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Re: Squad level firepower comparisons

Post by Brady » 01 Aug 2018 15:56

Ok, a few related questions,

1) how would a 44 british, market garden para rifle squad stack up, and what would their weapons aloted ment look like at squad level ?

2) same for an American para rifle squad, same period .

3) slightly off topic but at what level did the Germans, british and Americans alot optics to thier squads I had always assumed it was typicaly one per squad ( sniper)

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Re: Squad level firepower comparisons

Post by Gary Kennedy » 01 Aug 2018 19:44

Problem assessing Parachute Sections/Squads is they are contentious issues.

The Rifle Section of a British Para Bn followed the same basic format as a Rifle Section in an Inf Bn described earlier. The Sec commander was a Serjeant and the Gun Group was lead by a Corporal though. There's no reliable official scale for Para Bn small arms issues afer 1942; LMGs and other support weapons are detailed in establishments but pistols, Stens and rifles are omitted. The 1942 strength authorised 2 Stens, 6 rifles and 2 pistols for a 10-man Sec, the later being one for the Bren gunner and the other for the 2-inch mortar-man. This was the modified weapon and is only shown as being provided with smoke and illuminating rounds, not HE. By 1944 each Para Rifle Sec was to include one rifle with telescopic sight.

While that seems straightforward(ish) Para Bns carried a pool of Sten guns for allotment as required, which by 1944 meant 300 over and above those already allocated to personnel as standard. A Para Rifle Sec could then replace any number of its rifles with Sten guns if deemed appropriate.

US Para Squads also followed their standard Rifle Squad equivalent. The key difference was that they were authorised the M1919 for the Squad rather than the BAR. Individual weapon issue for the US Paras is largely unfathomable courtesy of the mix of SMGs, Carbines and M1 rifles known to have been used, and the question of which units carried BARS they weren't officially entitled to can cause (bar)fights.

Normal British sniper rifle issue in NWE was two per Rifle Coy, with dedicated snipers in Coy HQ, latterly kicked up to Bn HQ as a separate Sniper Section. US issue was one per Rifle Pl, as designated by the Pl cmdr. I'm not sure if they were ever concentrated in a distinct subunit by particular Bns. For German issue I offered some notes a few posts back. By 1944 they were intending roughly one per Squad.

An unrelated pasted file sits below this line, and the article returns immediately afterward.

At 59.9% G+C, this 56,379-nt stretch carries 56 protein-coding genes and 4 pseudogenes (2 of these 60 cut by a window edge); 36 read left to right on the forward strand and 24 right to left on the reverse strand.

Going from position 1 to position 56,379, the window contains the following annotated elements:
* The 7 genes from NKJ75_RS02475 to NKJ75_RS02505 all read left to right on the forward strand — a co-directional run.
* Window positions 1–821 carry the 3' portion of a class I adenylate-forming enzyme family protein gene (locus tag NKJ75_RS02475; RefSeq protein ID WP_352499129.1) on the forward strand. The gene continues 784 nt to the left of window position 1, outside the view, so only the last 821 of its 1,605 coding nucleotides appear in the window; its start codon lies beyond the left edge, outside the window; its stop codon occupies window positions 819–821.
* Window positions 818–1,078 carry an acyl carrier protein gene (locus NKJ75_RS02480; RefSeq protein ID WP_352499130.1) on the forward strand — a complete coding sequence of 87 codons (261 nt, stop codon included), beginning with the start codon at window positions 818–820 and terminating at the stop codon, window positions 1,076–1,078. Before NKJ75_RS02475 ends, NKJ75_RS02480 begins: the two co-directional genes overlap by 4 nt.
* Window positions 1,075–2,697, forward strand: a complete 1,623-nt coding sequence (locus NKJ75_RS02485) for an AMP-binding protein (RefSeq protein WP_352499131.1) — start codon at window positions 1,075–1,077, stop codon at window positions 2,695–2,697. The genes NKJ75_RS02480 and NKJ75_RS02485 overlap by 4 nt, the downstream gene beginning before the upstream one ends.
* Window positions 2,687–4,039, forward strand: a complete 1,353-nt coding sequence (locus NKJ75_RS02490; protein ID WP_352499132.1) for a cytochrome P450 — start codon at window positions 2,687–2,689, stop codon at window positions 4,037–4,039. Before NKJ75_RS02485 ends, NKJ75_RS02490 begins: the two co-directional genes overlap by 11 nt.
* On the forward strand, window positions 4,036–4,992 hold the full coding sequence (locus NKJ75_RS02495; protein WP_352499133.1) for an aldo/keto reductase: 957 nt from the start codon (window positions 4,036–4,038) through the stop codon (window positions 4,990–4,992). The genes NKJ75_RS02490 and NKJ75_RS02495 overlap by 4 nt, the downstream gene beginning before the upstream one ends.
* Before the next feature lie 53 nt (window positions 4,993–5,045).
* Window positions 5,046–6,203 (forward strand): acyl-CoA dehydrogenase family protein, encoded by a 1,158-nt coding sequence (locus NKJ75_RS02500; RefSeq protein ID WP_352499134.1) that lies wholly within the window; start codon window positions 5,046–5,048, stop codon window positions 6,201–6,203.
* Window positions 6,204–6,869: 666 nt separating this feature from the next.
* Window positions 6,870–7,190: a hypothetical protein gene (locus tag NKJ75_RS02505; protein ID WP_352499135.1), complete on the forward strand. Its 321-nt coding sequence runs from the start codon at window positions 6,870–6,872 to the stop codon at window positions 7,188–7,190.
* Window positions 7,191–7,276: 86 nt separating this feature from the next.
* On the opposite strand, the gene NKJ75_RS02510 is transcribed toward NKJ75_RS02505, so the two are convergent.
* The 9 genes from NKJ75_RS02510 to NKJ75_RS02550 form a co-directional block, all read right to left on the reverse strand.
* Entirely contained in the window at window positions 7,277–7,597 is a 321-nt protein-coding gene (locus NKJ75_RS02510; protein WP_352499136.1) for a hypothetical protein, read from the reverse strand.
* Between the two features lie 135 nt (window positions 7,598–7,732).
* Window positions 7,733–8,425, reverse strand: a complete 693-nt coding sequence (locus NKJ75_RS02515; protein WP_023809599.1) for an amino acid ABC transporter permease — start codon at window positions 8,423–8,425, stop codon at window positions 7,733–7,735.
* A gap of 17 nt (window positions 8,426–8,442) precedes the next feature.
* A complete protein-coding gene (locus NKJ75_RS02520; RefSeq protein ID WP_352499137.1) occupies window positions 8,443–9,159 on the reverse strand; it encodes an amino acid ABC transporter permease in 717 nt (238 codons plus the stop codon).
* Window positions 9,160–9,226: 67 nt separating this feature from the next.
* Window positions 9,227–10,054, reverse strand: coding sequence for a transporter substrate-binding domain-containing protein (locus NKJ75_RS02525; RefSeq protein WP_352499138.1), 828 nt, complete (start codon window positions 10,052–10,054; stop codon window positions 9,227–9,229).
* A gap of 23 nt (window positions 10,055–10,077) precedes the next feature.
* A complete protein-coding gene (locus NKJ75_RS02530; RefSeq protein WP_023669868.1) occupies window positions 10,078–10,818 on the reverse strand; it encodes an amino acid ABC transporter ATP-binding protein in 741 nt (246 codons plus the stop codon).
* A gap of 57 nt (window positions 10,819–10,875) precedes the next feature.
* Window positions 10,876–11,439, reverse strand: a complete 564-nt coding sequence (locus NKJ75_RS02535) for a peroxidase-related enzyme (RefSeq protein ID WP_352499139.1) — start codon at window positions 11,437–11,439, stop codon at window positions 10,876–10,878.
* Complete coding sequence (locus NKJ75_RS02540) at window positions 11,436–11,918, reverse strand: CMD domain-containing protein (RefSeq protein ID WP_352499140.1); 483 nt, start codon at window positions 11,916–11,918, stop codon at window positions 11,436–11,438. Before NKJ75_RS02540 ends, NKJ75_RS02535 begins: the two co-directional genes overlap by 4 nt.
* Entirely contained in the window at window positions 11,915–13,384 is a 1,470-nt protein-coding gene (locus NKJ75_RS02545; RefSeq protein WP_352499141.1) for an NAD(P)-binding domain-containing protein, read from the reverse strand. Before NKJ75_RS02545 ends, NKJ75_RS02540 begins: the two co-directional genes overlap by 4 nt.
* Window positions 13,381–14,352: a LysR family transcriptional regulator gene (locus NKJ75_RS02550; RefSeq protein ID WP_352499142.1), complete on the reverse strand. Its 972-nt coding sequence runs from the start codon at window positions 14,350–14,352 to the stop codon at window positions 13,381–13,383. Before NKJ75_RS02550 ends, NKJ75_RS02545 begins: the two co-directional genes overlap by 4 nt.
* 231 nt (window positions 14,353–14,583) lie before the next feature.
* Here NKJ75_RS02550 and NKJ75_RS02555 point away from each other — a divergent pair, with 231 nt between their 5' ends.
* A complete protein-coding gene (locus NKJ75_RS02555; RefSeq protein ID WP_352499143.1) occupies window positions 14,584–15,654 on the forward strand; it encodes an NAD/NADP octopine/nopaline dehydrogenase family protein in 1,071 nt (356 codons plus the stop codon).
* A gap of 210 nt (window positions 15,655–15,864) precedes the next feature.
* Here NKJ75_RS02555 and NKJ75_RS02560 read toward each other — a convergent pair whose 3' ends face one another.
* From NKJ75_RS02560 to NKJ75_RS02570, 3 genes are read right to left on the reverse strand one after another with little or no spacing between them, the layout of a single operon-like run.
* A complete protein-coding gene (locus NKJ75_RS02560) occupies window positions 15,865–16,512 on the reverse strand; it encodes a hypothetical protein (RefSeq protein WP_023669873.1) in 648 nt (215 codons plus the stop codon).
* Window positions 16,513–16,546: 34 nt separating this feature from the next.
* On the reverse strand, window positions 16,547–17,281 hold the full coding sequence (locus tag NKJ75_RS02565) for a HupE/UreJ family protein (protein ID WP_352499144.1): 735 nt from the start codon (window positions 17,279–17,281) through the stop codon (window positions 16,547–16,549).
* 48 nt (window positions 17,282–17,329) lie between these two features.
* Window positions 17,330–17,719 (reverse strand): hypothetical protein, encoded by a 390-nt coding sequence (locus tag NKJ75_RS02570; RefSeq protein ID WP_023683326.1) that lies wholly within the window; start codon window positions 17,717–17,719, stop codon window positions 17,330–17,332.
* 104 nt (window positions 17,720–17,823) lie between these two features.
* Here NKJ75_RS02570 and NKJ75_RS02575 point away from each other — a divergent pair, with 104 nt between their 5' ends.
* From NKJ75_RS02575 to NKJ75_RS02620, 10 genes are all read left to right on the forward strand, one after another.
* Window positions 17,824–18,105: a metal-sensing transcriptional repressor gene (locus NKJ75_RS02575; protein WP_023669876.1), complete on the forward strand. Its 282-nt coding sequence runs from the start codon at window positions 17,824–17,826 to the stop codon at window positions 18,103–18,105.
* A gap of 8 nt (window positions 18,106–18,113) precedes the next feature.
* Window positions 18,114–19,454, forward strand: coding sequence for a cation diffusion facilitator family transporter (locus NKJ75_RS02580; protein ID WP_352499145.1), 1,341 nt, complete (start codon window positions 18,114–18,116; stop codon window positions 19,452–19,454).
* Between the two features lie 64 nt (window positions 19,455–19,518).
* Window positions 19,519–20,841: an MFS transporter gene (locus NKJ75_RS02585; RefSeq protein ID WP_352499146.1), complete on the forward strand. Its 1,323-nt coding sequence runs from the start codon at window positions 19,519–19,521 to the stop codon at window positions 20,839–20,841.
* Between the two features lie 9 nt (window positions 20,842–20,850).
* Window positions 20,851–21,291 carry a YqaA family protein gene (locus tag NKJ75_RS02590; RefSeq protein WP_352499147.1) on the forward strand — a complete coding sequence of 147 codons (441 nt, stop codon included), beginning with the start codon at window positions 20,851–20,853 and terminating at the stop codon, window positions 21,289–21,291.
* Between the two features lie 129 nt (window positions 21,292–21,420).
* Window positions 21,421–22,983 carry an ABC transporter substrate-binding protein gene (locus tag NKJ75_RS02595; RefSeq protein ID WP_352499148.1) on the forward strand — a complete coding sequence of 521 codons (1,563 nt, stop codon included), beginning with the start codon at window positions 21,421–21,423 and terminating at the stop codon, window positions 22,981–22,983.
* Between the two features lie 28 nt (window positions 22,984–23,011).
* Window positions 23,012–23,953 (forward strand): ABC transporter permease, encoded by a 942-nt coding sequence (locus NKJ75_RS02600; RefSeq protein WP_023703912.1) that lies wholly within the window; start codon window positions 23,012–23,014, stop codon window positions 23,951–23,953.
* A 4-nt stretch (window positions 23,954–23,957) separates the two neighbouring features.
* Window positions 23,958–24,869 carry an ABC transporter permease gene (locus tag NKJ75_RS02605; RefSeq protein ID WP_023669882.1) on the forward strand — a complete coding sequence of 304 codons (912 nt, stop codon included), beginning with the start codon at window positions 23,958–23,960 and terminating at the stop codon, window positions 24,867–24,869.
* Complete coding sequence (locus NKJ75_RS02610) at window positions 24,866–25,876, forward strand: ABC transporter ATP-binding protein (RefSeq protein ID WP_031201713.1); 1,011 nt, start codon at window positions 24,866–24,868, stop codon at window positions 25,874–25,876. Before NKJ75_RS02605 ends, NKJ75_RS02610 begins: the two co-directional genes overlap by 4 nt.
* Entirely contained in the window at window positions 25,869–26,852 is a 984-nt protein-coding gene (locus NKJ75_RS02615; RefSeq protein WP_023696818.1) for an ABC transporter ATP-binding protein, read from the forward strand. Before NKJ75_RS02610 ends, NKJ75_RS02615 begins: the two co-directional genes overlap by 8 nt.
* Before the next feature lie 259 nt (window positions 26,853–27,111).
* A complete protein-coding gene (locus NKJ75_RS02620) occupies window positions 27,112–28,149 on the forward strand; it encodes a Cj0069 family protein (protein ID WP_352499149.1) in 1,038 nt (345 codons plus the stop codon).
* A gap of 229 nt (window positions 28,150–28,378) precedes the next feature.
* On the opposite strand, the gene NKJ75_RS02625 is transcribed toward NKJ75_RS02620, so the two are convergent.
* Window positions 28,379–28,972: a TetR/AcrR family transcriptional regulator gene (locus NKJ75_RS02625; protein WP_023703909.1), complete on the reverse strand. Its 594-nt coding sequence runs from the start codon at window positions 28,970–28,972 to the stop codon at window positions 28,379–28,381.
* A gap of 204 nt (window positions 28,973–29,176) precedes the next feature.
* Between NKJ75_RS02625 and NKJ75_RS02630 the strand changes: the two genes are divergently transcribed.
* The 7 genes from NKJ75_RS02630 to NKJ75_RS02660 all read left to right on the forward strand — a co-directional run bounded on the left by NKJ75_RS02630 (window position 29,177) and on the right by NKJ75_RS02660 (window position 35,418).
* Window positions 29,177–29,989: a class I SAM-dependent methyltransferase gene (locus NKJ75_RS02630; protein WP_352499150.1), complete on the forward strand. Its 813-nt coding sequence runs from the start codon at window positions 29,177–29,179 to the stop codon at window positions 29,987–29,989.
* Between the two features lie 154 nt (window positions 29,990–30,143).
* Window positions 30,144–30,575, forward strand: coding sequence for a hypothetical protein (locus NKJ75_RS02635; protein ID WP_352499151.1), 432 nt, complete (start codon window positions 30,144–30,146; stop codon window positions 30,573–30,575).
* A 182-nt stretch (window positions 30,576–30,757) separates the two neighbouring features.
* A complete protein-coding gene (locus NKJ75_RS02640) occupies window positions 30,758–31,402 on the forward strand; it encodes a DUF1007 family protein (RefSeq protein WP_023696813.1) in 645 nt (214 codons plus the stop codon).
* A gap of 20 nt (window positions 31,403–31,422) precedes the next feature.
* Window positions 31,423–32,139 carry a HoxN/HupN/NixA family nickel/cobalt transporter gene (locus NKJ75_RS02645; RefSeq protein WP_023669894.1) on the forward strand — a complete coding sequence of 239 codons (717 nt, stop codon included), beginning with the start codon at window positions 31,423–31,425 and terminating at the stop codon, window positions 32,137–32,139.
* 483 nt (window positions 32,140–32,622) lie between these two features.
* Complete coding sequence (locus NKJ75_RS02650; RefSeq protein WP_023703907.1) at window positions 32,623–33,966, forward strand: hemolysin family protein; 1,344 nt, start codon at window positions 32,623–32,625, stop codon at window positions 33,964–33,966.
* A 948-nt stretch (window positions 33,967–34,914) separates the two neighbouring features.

Gary

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Re: Squad level firepower comparisons

Post by Brady » 02 Aug 2018 02:29

Interesting that the 2inch mortar did not have any HE,(its not like the HE round was not available) Was this still true in 44 ?

So a 10 man para squad in 44 had, one 2ich mortar, one bren, two stens, and 6 rifles, and two pistoles (mortar man and the bren), but could include any number of stens in leu of rifles, but that would be the only variable?

-What of ammo allotment, presumably they were allowed a slightly larger amount ?

TY btw.

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Re: Squad level firepower comparisons

Post by Richard Anderson » 02 Aug 2018 03:19

Gary Kennedy wrote:
01 Aug 2018 19:44
US Para Squads also followed their standard Rifle Squad equivalent. The key difference was that they were authorised the M1919 for the Squad rather than the BAR. Individual weapon issue for the US Paras is largely unfathomable courtesy of the mix of SMGs, Carbines and M1 rifles known to have been used, and the question of which units carried BARS they weren't officially entitled to can cause (bar)fights.
More or less...T/O&E 7-31, 24 February 1944 authorized 12 EM per squad, with 9 .30 cal. Rifles M1, 3 .30 cal. Carbines M1, and 2 .30 cal. Machine Guns M1919A6. The Parachute Rifle Company HQ held 6 .45 cal. Submachine Guns M1 or M3 for distribution to the Rifle platoons as the company commander “saw fit” to add additional firepower at the rifle squad. The second M1919A6 in the rifle squad was a “spare” held for use “as directed.” (It appears likely that the intention was that since these were dropped in equipment canisters it was possible one would be lost, so the ‘spare’ would be used. I know of no instance where the squad manned and equipped both at the same time, although conceivably it could have been done.)

T/O&E 7-31T, 31 December 1944 retained the 12-man squad, but authorized 10 rifles, 2 carbines, 1 M1919A6, and 1 .30 cal. BAR. The Company HQ retained the 6 SMG. The new rifle squad organization replaced the second ‘spare’ M1919A6 LMG with a BAR, which became the new ‘spare’ automatic weapon for the squad. It is difficult to say now which was used more often, but it appears that by late war the BAR was strongly favored.
"Is all this pretentious pseudo intellectual citing of sources REALLY necessary? It gets in the way of a good, spirited debate, destroys the cadence." POD, 6 October 2018